Building Partnerships with State Entities like NYSERDA
Climate tech entrepreneurs often gravitate towards venture capital or federal grant funding to support their early days. However, lots of alternative options exist in the market.
We sat down with Robert Parker to explore another key source of capital: state support for energy, research and development. In addition to being the Director at SiF Capital, Robert previously was an advisor to the Innovation and Tech-to-Market teams at the New York State Energy Research and Development Authority (NYSERDA).
Every agency is different, do your homework 📝
NYSERDA has been around for over 47 years and is responsible for supporting a wide array of programs, products and technologies. One of its original mandates was to support research that informed New York State environmental policy. Historically, NYSERDA was a leader for programs like solar installation rebates and research into building energy use. However, as the climate and clean energy landscape continues to shift, NYSERDA has evolved to ensure the best support possible to new technologies and policy priorities to advance clean energy innovation and investments to combat climate change and improve health, resiliency, job opportunities and equitable benefits for all New Yorkers.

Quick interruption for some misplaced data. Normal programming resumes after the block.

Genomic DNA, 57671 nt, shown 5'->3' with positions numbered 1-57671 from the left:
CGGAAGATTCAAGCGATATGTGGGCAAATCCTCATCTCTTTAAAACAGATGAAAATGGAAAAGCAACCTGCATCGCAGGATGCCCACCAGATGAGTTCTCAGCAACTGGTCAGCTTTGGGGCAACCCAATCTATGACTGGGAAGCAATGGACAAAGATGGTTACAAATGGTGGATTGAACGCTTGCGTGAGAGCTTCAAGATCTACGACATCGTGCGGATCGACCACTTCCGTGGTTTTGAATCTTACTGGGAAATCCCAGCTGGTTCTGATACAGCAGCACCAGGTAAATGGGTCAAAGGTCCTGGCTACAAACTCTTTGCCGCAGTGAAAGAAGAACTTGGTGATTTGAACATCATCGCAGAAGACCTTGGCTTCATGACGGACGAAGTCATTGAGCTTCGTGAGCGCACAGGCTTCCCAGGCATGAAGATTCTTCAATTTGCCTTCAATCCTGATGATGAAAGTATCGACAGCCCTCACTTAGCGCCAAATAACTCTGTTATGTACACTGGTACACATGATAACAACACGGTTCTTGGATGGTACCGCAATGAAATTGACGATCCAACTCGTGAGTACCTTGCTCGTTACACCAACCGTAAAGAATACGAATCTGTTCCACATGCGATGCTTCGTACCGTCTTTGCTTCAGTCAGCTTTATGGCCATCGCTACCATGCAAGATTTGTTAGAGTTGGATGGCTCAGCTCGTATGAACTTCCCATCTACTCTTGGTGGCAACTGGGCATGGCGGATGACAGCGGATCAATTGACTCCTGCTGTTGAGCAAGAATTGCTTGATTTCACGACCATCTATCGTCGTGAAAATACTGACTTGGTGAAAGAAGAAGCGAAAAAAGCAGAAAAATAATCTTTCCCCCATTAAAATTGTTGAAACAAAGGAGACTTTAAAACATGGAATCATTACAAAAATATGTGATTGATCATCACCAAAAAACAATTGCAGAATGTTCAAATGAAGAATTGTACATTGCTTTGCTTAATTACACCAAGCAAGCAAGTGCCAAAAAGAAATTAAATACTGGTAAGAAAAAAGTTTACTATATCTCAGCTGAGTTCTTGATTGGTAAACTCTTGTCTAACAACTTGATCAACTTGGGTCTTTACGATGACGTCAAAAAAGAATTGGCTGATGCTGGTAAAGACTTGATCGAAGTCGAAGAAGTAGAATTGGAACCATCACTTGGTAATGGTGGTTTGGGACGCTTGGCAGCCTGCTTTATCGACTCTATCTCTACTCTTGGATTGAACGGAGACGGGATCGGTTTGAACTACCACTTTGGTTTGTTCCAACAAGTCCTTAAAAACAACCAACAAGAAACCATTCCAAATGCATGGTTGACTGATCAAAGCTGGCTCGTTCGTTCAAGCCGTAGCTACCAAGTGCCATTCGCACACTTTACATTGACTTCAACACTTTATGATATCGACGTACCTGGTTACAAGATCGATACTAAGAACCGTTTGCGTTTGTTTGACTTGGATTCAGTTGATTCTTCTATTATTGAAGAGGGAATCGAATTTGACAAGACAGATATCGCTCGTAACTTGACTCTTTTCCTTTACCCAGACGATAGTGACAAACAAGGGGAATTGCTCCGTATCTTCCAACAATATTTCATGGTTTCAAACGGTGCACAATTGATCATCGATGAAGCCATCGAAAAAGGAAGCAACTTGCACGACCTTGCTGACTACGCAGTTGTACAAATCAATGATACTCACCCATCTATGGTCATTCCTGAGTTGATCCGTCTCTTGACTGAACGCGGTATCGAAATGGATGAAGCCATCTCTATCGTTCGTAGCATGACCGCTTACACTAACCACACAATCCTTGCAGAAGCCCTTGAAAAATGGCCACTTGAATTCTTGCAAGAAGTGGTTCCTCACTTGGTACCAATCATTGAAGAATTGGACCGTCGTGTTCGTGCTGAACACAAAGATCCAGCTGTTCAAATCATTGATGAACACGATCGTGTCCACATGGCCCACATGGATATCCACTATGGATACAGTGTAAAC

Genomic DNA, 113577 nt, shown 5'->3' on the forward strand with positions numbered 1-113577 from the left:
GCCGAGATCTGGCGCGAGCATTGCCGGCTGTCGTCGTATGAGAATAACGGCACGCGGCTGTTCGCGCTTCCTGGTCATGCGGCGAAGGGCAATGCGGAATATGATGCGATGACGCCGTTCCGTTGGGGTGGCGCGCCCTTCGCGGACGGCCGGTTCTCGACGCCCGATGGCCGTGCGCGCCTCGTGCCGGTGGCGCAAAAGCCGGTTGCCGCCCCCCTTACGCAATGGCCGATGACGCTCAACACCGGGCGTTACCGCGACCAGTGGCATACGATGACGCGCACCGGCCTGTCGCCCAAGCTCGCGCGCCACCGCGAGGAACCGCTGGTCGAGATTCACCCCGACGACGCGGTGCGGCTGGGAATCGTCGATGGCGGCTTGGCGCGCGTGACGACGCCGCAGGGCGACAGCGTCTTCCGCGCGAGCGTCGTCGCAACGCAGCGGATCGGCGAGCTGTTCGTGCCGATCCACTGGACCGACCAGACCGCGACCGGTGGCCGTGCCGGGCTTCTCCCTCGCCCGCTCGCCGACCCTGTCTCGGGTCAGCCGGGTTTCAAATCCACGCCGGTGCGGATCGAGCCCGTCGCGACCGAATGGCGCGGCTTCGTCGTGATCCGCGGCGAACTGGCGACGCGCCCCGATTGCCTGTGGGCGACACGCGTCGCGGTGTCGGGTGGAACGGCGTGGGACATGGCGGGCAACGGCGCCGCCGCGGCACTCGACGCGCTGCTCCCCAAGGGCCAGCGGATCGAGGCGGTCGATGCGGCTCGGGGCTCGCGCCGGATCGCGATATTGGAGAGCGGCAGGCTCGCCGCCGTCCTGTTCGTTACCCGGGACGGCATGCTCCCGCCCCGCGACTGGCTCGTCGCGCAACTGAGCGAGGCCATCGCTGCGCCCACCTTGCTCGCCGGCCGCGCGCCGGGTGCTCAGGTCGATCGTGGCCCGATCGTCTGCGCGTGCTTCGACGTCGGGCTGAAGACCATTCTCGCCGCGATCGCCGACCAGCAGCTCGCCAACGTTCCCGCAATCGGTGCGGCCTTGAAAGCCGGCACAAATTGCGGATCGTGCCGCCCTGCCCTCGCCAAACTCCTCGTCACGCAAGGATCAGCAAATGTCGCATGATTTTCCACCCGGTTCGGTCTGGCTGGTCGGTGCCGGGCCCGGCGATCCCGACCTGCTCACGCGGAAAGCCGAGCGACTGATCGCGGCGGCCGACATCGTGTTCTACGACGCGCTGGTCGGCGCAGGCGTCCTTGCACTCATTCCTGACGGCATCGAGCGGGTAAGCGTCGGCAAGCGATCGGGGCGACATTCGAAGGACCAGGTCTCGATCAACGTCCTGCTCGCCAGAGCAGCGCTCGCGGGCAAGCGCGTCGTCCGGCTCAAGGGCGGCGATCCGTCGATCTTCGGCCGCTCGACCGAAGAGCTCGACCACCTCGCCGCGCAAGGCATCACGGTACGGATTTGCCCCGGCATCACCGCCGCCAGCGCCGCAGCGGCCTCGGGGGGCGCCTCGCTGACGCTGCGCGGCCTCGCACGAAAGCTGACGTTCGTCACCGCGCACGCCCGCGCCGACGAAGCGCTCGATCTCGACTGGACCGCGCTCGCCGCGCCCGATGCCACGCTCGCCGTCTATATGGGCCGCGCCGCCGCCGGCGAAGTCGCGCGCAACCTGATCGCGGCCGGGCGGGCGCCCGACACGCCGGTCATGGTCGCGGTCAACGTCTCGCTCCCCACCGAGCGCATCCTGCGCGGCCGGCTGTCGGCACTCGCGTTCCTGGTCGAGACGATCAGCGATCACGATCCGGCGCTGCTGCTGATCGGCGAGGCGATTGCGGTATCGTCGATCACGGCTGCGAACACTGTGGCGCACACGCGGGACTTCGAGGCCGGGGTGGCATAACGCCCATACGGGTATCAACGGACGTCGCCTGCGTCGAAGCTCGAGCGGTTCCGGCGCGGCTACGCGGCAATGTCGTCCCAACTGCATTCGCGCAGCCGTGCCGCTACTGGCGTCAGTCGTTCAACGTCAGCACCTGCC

Public authorities like NYSERDA are subject to specific protocols and standards they must follow to ensure the proper investment of public funds. For example, solicitations like Requests for Proposals or Program Opportunity Notices are issued that can fund very specific or a broad range of technologies. In short, it's a big organization with a lot of breadth and priorities; so keep in mind its processes can move at a slower pace than, say, a startup can.
Also understand that as a state authority, its resources are largely contained to the state itself — NYSERDA’s focus is to help New York State hit its climate and clean energy goals which means investing in and supporting companies that have technologies that can help the State reach its targets. Companies outside of New York State can be considered under some funding opportunities if the benefit to the state can be shown.
⏲️ Don’t wait for the deadline
Be aware that it’s likely a program you apply to will have a specific time window for submitting your application. The screening process may require that applications for funding be reviewed according to the solicitation’s guidelines at the same time, unless it is an open enrollment program with applications accepted over time. State agencies across the country with available funding opportunities typically spell out funding and deadline requirements in their requests for applications. Pay attention to these so you can submit all that is required in a timely fashion.
Know your multiple audiences (as best you can)